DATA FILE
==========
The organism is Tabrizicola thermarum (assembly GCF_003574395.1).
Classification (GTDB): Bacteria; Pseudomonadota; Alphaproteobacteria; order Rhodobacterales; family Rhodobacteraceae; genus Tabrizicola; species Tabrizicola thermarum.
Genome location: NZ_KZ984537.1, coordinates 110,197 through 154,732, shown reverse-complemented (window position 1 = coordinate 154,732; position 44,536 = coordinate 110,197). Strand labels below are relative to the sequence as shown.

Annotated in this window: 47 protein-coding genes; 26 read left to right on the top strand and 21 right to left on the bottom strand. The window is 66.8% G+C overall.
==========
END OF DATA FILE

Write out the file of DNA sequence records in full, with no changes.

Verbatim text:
The organism is Tabrizicola thermarum (assembly GCF_003574395.1).
Classification (GTDB): Bacteria; Pseudomonadota; Alphaproteobacteria; order Rhodobacterales; family Rhodobacteraceae; genus Tabrizicola; species Tabrizicola thermarum.
Genome location: NZ_KZ984537.1, coordinates 110,197 through 154,732, shown reverse-complemented (window position 1 = coordinate 154,732; position 44,536 = coordinate 110,197). Strand labels below are relative to the sequence as shown.

Annotated in this window: 47 protein-coding genes; 26 read left to right on the top strand and 21 right to left on the bottom strand. The window is 66.8% G+C overall.